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about it is going to have an impact on my judgment as to cafes of jerusalem we found wide whether to vote for your agreement that the prospect of a confirmation or not. >> woodruff: florida democrat nuclear iran is much worse. bill nelson came to hagel's >> that must be the last defense, asking the decorated vietnam war veteran how his solution, but if we have to do it, we have to do it. experience in that war had guided his approach to iraq. >> the debate was not whether we should or not, but it wasbout the timing. >> i saw the consequences and the suffering and the horror of war. so i did question the surge. i believe that there is unanimous understanding in israel that if the sword, so to it wasn't an aberration to me. i always ask the question, "is speak, is on our throat, we have this going to be worth the to act. sacrifice?" we will not let this sword cut the throat. because there will be sacrifice. >> reporter: the two leaders will pick up that debate when in the case of the surge in mr. netanyahu visits washington in march, as israelis ponder the iraq, we lost almost 1,200 dead americans and thousands of prospect of another tense year wounded. ahead. >> woodruff: hagel has also been excoriated over his criticism of pro-israel loying efforts, >> woodruff: margaret's next story examines the growing and mississippi republican roger divide between israelis and palestinans nearly 20 years after the oslo peace accords. wicker raised it again. >> you are here today as a and you can continue to find a you have suggested that there is link to all of our reporting an effective lobby out there,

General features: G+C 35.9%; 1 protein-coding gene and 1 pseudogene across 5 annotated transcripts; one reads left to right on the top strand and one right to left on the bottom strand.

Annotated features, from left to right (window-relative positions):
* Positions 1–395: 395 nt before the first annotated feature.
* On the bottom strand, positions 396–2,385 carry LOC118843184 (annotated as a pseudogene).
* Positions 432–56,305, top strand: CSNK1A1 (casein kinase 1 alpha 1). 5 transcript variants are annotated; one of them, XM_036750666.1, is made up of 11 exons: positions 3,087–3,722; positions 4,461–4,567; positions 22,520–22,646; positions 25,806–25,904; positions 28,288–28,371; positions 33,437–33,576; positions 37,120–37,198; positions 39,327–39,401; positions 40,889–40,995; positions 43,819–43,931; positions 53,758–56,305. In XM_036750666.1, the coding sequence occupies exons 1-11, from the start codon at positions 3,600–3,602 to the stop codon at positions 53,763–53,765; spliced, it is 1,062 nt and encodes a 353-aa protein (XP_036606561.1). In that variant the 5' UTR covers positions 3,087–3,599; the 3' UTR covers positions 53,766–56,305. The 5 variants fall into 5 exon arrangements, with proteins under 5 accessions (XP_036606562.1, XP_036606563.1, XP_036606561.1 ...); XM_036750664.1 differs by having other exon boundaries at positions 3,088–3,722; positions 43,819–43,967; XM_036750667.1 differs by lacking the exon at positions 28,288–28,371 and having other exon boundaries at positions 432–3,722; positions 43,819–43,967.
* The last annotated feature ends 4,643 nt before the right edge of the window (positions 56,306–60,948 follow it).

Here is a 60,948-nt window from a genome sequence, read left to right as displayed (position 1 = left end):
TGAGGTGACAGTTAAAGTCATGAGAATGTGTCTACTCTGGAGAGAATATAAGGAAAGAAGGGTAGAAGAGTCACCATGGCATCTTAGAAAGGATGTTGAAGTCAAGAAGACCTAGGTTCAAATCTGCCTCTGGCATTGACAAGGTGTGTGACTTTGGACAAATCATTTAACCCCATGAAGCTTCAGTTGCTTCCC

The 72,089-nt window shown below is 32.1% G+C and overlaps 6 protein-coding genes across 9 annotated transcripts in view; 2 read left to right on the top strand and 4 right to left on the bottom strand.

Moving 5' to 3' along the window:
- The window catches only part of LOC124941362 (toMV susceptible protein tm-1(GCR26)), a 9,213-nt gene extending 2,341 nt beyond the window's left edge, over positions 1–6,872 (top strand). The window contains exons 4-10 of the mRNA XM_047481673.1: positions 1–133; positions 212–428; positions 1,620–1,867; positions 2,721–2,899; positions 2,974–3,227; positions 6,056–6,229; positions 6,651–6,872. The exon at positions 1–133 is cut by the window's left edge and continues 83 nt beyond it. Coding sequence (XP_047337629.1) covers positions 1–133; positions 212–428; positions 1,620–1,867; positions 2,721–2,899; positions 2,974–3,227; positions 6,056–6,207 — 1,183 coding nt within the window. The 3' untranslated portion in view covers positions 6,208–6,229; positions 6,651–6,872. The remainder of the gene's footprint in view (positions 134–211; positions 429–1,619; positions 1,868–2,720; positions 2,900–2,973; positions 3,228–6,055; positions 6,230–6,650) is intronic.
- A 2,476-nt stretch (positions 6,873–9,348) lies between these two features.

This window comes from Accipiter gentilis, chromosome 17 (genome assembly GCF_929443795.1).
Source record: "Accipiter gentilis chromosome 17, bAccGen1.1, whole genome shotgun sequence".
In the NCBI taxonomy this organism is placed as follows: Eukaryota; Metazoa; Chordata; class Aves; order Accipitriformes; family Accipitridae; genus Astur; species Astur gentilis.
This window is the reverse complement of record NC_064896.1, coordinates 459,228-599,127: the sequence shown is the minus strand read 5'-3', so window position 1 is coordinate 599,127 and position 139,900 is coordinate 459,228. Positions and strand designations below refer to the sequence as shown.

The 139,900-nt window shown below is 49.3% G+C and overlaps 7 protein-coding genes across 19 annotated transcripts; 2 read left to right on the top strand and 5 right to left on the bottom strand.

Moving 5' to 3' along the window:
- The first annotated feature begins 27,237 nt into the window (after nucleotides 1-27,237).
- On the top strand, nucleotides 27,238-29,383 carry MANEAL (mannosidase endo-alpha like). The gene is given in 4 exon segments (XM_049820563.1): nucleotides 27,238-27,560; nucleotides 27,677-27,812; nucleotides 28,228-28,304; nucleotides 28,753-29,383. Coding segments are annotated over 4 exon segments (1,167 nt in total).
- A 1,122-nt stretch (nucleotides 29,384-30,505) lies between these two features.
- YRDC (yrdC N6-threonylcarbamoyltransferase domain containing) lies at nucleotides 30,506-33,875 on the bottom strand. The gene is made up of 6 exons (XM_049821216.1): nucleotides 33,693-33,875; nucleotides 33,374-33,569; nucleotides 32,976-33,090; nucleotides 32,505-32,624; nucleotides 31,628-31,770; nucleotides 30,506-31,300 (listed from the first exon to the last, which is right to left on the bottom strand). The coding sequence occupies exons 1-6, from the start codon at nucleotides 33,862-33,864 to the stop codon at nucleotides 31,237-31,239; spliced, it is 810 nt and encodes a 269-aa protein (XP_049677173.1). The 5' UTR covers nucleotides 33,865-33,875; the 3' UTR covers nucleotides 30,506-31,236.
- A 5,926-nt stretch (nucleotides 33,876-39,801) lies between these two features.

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whether you call them the jewish from israel, gaza and the west lobby, the israeli lobby or the bank on our website. israel lobby, and that they succeed in doing dumb things through intimidation, and that u.s. policy has been the wrong approach because the >> brown: now to our interview with former vice president al intimidation has worked. gore. since he conceded the 2000 presidential election, >> i've already said, i regret mr. gore's become best-known for referencing the jewish lobby. his advocacy on climate change issues work that led to both a i should he sa pro-israel nobel prize and an academy lobby. awd. i think it's the only time on lately, his business and corporate connections have also the record that i've ever said been in the news, when he sold that. on the use of intimidation, his cable channel, current tv. should have used influence, i to al-jazeera, the network owned think would have been more appropriate. by the government of qatar in the persian gulf. gore is back in print now with a i should not have said dumb or new book titled, "the future: stupid, because i understand, six drivers of global change" examining major shifts in appreciate there are different science, technology, the global economy and american democracy. views in these things. >> reporter: south carolina republican lindsey graham argued i spoke to him earlier today. that hagel's larger record on middle east policy is equally troubling. >> pelley: al gore welcome. >> thank you. >> do you believe that the sum >> brown: you wrote that someone